Thomas Paul Burgess – White Church, Black Mountain
James Lawless – American Doll
Pam Lecky – The Bowes Inheritance
Neil Rochford – The Blue Ridge Project
Orna Ross – Her Secret Rose (Winner)

BEST NON-FICTION

Corina Duyn – Into The Light
Sharyn Hayden – I Forgot to Take My Pill
Lorna Sixsmith – How to be a Perfect Farm Wife (Winner)
Michael Thurlow – The Marley Man
Fiona Van Dokkum – From the Inside: Raising, teaching and loving an autistic child

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Remind me again why I need an editor…

It is a truth universally acknowledged that an author in possession of a good manuscript must be in want of an editor. Or is it? For authors taken on by traditional publishing houses, editors are not optional. And while some authors view editors as a blessing, others are less convinced of their virtues. But not many will claim to be able to completely forgo some form of editorial help on the long road to successful publication.

Picture3BThe fact is that editing is an integral part of the publishing process, regardless of what format your creativity takes.

Take Mozart, for example. Legend has it that he produced completed masterpieces straight out of the ether. Fully formed. No amendments. No changes. No second thoughts. Like the goddess, Athene, emerging from the forehead of Zeus. Let’s face it, there probably isn’t an author in the world who wouldn’t wish the creative process was that straightforward! However, the fact is that Mozart was no more immune to the vagaries of eighteenth century music publishers than other lesser mortals, and, where possible, he used family or trusted friends to proofread manuscript engravings to avoid the pitfalls of poor quality or unauthorised copies. And there is even evidence to suggest that either Mozart  himself or his publisher edited some of the manuscripts from performance copies before publication. Why? Well, presumably to give the music-buying public a better Mozart experience!

Editors are not the bad guys 

dictionary1So where is all this leading? Well, my point is that editors aren’t necessarily the bad guys.  A good editor, whether in-house or freelance, can be a huge asset for a writer. Writing is a very personal process. Publication, as the name suggests, is a public activity. And if you’ve put hours of your time, blood, sweat and tears into your latest novel or short story, it seems rather strange that you would send it out into the wide world alone and unprepared.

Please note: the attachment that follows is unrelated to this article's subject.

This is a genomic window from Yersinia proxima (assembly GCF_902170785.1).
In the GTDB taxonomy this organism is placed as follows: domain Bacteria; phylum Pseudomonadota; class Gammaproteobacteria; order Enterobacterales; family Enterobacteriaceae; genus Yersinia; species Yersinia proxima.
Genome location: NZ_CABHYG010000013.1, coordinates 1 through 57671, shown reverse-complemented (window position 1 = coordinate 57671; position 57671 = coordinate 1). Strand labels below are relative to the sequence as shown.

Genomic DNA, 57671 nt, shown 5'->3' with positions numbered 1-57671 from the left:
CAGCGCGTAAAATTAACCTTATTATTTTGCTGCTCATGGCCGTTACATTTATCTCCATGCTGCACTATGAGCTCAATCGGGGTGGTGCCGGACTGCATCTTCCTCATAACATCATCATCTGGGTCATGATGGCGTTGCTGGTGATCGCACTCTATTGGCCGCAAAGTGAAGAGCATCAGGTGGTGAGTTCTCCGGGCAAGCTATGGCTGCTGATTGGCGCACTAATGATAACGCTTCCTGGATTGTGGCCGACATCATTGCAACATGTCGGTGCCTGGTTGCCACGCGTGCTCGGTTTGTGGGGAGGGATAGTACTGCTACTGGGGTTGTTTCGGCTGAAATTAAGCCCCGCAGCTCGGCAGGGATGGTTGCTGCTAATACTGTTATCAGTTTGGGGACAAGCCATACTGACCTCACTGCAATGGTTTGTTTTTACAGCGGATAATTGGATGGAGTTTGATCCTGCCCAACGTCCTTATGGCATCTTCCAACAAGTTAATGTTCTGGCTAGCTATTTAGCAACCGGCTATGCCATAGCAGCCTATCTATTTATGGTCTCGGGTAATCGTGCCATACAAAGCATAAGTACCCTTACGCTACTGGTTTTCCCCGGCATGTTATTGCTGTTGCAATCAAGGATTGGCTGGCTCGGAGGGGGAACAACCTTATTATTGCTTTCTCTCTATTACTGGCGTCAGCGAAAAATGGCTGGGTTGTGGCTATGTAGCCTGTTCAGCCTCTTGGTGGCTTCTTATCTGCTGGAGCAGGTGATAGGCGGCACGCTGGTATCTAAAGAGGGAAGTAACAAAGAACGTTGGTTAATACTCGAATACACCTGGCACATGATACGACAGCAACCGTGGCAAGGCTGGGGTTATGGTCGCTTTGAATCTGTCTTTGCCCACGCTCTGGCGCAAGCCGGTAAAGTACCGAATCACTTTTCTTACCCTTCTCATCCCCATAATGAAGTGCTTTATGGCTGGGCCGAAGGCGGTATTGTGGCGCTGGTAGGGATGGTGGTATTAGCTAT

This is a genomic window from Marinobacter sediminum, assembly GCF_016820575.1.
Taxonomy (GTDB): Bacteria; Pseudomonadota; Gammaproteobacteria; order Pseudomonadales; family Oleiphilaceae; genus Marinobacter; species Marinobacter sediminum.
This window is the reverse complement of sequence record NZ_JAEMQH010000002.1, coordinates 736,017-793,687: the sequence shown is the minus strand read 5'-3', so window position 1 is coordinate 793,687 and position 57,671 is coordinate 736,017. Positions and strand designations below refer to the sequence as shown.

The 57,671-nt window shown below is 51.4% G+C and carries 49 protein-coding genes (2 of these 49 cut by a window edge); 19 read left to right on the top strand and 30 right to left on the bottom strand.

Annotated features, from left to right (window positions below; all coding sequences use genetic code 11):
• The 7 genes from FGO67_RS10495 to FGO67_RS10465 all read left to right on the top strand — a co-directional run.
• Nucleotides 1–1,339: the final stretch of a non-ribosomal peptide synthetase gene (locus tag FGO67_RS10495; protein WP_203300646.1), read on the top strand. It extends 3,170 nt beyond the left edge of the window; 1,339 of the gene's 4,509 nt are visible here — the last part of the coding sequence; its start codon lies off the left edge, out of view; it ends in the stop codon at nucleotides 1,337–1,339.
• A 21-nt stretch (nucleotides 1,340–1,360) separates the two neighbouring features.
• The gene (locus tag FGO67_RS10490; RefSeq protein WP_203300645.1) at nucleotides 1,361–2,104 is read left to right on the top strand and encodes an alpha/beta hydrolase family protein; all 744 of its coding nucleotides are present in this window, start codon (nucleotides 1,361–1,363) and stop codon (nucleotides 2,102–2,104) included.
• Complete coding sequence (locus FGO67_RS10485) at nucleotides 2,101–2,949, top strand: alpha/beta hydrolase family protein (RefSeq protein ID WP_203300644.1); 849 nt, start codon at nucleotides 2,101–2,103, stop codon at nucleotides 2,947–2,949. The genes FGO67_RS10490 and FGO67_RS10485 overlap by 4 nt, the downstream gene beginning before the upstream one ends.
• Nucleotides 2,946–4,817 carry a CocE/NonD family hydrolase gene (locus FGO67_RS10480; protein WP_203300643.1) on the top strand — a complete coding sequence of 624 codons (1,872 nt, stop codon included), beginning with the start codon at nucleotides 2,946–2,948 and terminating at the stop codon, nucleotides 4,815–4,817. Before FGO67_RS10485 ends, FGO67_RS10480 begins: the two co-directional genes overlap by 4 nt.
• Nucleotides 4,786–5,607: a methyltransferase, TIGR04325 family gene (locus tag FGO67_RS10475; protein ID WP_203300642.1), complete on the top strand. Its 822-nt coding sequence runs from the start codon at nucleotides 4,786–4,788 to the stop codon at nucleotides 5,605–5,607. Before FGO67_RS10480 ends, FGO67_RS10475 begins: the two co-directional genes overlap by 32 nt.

A good substantive or copy editor can help a writer with the transition from private to public. They can use their experience and professional skills to support you and identify any problems that may cause you embarrassment or cause difficulties for your readers. Most importantly, they they can encourage you, fight your corner for you and challenge you to make your work the best it can be. And that has to be a good thing, doesn’t it?

For more details on substantive (structural) editing, copy-editing and manuscript critiques, check out Book Nanny’s website at www.booknannyfictioneditor.com.

Why being an Editor is a bit like being a Nanny…

‘In a moment of mental abstraction for which I can never forgive myself, I deposited the manuscript in the basinette and placed the baby in the handbag.’

(Miss Prism, The Importance of Being Earnest by Oscar Wilde)

Keeping it in the family 

Poor old Jack Worthing. No wonder he was really Earnest. Who wouldn’t be rather serious, having been mistaken at a tender age for a three-volume novel of more than usually revolting sentimentality and ending up lost and found in the cloak room of Victoria Station? Luckily for most babies, literary or otherwise, not all nannies are as confused as Miss Prism! Take my grandmother, for instance. She too was a Nanny by profession, doggedly working her way up from lowly nursemaid to Supreme Ruler of the Universe. An exaggeration, perhaps? Depends on whose universe you’re talking about. By the time Nanna retired, she had nannied, amongst others, at least three generations of one family and each post-retirement visit was executed with all the pomp and ceremony of a returning monarch.

A passion for editing

So, what’s the point of my Nanna tale? Well, I believe there are a lot of similarities between being an editor and being a nanny.  Both involve caring for someone else’s precious offspring, helping them prepare to meet their public and be a credit to their proud parent(s). And like my grandmother, I love my job. I love nursing and nurturing my little wordy charges from terrible toddlerdom and unruly adolescence into blossoming maturity. I don’t mind if they’re prosaic or poetic, fictional or firmly grounded in reality, highfalutin or purely functional. I love dotting their i’s, minding their p’s and q’s, wiping their runny grammar and making sure they eat enough literary greens to promote healthy growth and development. All washed down with a generously heaped spoonful of care and attention.

But what exactly does an editor do? And how is it that some authors dedicate gushing acknowledgements to their editors, while others run away screaming at the very mention of the name? Well, that’s what we’re here to find out. So, why not join Book Nanny for an exploratory voyage through all such editorial conundrums? We’ll ask the questions and (hopefully) find some useful answers which will help to make the world of editors and editing a less scary place for all budding (and perhaps even a few seasoned) authors out there.